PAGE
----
WellPoint’s Heart-Stopping Rate Increase

A congressional hearing next week into the proposed 39 percent rate increase in California by health insurance giant WellPoint could breathe new life into health care reform efforts on Capitol Hill, especially if lawmakers broaden their investigation into the outrageous rate increases other insurers are also demanding from coast to coast.

WellPoint found itself in Congressional investigators’ crosshairs after the California Department of Insurance challenged the company’s planned increase in the rates it charges its customers who cannot get coverage through the workplace, but have to go it alone in what is called the individual market.

This week WellPoint announced that it was canceling its Investor Day, which had been scheduled the day before hearing by the House Energy and Commerce subcommittee on oversight and investigations. An Investor Day is a big and usually very expensive affair that publicly-traded companies hold, usually once a year, to tell investors and analysts how much money they expect to make in the coming year, and how they plan to make it. It is not at all unusual for a company to spend a quarter of a million dollars on these soires, which, because the news media usually ignore them, give company executives a chance to speak with more candor than usual about their operations.

I know because I used to help plan these functions. They are often held in New York’s finest hotels — the ones that charge a minimum of $1,000 a night for their rooms.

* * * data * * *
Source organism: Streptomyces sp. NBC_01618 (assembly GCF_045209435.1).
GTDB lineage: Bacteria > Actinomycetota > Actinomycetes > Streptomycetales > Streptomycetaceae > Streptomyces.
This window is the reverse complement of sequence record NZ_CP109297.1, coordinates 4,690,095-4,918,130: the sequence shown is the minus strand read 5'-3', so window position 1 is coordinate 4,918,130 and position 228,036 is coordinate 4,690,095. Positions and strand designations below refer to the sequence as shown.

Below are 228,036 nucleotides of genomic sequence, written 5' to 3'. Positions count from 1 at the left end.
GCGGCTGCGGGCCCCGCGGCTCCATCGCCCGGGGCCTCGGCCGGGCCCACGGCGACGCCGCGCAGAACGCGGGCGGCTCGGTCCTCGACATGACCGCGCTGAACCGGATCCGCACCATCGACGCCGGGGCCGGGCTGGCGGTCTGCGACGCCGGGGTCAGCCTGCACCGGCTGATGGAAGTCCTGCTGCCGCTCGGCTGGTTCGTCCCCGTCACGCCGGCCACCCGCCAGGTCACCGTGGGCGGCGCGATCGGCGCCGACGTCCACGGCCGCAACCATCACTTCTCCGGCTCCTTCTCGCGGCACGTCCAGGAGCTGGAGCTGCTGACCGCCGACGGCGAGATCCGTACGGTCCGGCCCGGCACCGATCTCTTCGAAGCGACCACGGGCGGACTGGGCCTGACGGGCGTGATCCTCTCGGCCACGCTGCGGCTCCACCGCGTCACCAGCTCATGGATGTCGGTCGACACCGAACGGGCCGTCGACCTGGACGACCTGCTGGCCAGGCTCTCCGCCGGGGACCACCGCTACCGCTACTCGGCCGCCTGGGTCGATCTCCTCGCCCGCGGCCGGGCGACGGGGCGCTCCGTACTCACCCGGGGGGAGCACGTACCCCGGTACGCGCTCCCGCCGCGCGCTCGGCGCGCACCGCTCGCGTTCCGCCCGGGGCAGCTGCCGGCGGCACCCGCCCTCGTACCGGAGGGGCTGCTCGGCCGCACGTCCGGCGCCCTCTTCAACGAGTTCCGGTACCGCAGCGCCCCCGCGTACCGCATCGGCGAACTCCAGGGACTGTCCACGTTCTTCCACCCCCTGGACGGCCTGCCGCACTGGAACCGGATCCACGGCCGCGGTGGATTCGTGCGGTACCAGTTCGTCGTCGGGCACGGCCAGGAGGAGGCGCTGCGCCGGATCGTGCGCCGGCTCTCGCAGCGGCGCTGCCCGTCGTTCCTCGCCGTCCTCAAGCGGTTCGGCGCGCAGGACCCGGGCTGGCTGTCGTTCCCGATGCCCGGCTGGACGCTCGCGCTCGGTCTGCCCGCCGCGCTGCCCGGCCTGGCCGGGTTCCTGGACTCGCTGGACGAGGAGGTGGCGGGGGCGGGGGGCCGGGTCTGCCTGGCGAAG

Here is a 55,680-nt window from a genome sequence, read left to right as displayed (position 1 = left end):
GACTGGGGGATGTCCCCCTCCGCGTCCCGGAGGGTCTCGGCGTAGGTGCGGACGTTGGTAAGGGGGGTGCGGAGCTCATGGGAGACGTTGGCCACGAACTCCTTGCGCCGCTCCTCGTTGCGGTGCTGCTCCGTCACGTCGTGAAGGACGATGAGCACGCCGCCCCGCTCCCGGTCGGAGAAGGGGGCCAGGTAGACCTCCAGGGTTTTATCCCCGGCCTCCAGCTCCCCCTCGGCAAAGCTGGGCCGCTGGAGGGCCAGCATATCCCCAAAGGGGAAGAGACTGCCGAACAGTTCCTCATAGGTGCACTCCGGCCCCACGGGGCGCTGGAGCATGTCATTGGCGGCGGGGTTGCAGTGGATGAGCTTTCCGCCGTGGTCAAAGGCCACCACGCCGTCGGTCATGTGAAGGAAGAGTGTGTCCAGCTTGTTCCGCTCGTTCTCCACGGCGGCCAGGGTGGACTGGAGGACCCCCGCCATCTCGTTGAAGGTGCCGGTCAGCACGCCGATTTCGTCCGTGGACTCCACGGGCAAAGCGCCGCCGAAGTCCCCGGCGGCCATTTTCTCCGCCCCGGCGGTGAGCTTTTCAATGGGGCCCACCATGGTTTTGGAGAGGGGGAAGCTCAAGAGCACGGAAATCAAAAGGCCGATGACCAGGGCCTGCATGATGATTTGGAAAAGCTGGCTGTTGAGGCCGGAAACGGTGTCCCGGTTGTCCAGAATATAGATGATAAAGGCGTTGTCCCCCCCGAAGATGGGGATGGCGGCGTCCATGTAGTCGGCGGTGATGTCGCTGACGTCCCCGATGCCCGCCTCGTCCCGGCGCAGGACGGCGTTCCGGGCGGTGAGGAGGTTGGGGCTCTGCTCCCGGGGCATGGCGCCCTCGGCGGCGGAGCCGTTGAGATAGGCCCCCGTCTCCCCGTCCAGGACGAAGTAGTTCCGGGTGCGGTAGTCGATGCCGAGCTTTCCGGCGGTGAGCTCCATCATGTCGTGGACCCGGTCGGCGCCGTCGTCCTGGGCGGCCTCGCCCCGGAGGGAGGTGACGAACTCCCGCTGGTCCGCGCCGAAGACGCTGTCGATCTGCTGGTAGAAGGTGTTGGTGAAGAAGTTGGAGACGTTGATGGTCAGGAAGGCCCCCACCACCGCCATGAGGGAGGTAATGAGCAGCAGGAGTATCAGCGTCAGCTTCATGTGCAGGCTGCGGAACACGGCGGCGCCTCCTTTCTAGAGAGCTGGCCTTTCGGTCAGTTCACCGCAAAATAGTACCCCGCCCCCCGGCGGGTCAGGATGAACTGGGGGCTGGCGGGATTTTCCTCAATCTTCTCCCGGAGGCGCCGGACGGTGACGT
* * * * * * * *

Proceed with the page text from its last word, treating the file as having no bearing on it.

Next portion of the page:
Keith Olbermann invited me to talk about WellPoint’s rate increase on his Countdown show on MSNBC last night. When I got home, I saw that I had received several emails from people who has seen the show and wanted me to know about their own heart-stopping rate increase notices. Two were from former colleagues of mine at CIGNA, both of whom had worked for the company for years and who were enrolled in a pre-retirement plan. One said CIGNA planned to increase his rates by 46 percent this year. Another said his rate increase would be 47 percent. Yet another acquaintance, who works for a small business in Iowa, said he received a notice from his insurer that his rates would be going up by 38 percent.

I pointed out on Countdown that WellPoint’s planned increase in Maine was so high the state’s insurance commissioner cut the planned increase in half, prompting WellPoint to sue the state. That case is still pending. And I noted that Blue Cross and Blue Shield of Nebraska announced plans last year to increase rates on some of its plans by more than 35 percent. It won’t take a lot of investigating for members of Congress to see that these outrageous rate increases are common, and that the WellPoint increase in California is nothing more than business as usual for this industry, which values profits far more than the health and well-being of its customers. If everyone who has received a rate increase notice lets their members of Congress know about it, it just might give lawmakers the motivation they need to get reform passed.

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